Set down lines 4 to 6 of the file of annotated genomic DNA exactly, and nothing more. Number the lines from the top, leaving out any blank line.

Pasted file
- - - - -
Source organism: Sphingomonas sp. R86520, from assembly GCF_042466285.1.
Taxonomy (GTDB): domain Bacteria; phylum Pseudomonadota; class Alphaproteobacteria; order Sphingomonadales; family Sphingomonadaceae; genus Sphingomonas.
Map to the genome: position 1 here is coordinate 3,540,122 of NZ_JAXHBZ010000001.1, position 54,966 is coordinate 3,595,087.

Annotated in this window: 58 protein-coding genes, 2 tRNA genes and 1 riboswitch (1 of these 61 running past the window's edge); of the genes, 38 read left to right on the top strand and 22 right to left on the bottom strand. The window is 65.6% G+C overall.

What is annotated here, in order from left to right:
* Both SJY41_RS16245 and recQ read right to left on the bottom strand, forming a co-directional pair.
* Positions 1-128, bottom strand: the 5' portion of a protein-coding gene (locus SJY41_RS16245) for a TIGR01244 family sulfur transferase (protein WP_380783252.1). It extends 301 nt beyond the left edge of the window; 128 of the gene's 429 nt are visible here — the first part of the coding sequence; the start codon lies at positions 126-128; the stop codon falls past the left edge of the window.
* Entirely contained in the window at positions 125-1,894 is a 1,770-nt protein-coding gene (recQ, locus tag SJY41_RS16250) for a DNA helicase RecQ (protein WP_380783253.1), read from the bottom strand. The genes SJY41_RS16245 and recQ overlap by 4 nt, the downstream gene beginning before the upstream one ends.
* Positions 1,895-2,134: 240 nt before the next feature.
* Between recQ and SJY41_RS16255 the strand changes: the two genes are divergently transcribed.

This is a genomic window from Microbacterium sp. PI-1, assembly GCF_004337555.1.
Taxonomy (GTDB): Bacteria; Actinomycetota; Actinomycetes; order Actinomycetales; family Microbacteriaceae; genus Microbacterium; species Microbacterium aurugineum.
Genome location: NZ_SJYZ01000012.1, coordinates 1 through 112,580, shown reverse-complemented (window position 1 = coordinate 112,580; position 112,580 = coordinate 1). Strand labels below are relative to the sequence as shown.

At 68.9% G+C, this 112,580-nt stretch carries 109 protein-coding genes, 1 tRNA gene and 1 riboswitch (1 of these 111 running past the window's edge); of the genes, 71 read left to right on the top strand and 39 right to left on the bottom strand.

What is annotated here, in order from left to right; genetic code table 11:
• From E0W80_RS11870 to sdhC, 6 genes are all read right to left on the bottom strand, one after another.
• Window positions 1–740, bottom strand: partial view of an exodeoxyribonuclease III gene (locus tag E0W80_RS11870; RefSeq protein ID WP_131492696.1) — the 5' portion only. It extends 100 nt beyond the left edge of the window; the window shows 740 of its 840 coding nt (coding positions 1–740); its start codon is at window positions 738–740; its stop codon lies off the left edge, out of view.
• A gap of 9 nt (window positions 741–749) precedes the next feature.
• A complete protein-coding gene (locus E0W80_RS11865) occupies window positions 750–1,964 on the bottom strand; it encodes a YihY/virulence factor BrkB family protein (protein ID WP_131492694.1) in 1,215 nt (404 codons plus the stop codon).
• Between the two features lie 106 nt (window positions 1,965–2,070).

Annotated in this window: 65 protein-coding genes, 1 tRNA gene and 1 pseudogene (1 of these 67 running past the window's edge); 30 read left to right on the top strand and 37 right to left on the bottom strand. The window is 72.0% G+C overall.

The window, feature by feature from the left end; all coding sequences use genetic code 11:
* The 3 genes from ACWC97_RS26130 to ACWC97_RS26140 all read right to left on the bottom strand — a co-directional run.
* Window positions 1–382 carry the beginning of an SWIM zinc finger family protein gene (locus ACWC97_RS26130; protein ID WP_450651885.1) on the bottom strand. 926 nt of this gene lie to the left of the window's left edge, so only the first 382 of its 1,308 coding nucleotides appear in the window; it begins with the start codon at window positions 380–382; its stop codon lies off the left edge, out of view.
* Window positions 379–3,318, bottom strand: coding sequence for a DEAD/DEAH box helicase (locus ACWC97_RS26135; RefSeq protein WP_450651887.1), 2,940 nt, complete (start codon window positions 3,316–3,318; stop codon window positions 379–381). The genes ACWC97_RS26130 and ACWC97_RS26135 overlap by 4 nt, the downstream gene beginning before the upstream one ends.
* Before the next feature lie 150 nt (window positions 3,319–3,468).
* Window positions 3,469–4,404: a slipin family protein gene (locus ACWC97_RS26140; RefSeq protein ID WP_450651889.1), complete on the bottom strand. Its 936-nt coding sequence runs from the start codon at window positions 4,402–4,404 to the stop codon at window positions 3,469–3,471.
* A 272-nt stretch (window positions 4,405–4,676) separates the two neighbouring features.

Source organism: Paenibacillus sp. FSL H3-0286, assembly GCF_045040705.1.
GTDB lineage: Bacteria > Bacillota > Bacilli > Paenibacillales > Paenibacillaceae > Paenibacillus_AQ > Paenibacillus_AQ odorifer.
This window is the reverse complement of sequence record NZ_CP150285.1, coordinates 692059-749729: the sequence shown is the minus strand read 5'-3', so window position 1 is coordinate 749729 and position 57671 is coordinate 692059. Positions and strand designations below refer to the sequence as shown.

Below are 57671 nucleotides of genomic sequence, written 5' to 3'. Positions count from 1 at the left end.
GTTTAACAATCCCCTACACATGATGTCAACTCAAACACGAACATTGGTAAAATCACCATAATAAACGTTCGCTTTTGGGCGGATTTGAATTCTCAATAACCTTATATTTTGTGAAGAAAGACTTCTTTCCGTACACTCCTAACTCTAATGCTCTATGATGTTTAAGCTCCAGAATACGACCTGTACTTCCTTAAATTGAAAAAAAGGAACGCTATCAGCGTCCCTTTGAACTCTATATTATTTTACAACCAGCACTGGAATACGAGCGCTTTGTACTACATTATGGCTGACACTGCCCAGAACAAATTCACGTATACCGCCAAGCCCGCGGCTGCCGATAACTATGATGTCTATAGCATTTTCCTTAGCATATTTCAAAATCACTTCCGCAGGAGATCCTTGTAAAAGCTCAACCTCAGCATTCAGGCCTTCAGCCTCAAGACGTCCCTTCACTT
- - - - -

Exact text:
Annotated in this window: 58 protein-coding genes, 2 tRNA genes and 1 riboswitch (1 of these 61 running past the window's edge); of the genes, 38 read left to right on the top strand and 22 right to left on the bottom strand. The window is 65.6% G+C overall.

What is annotated here, in order from left to right:
* Both SJY41_RS16245 and recQ read right to left on the bottom strand, forming a co-directional pair.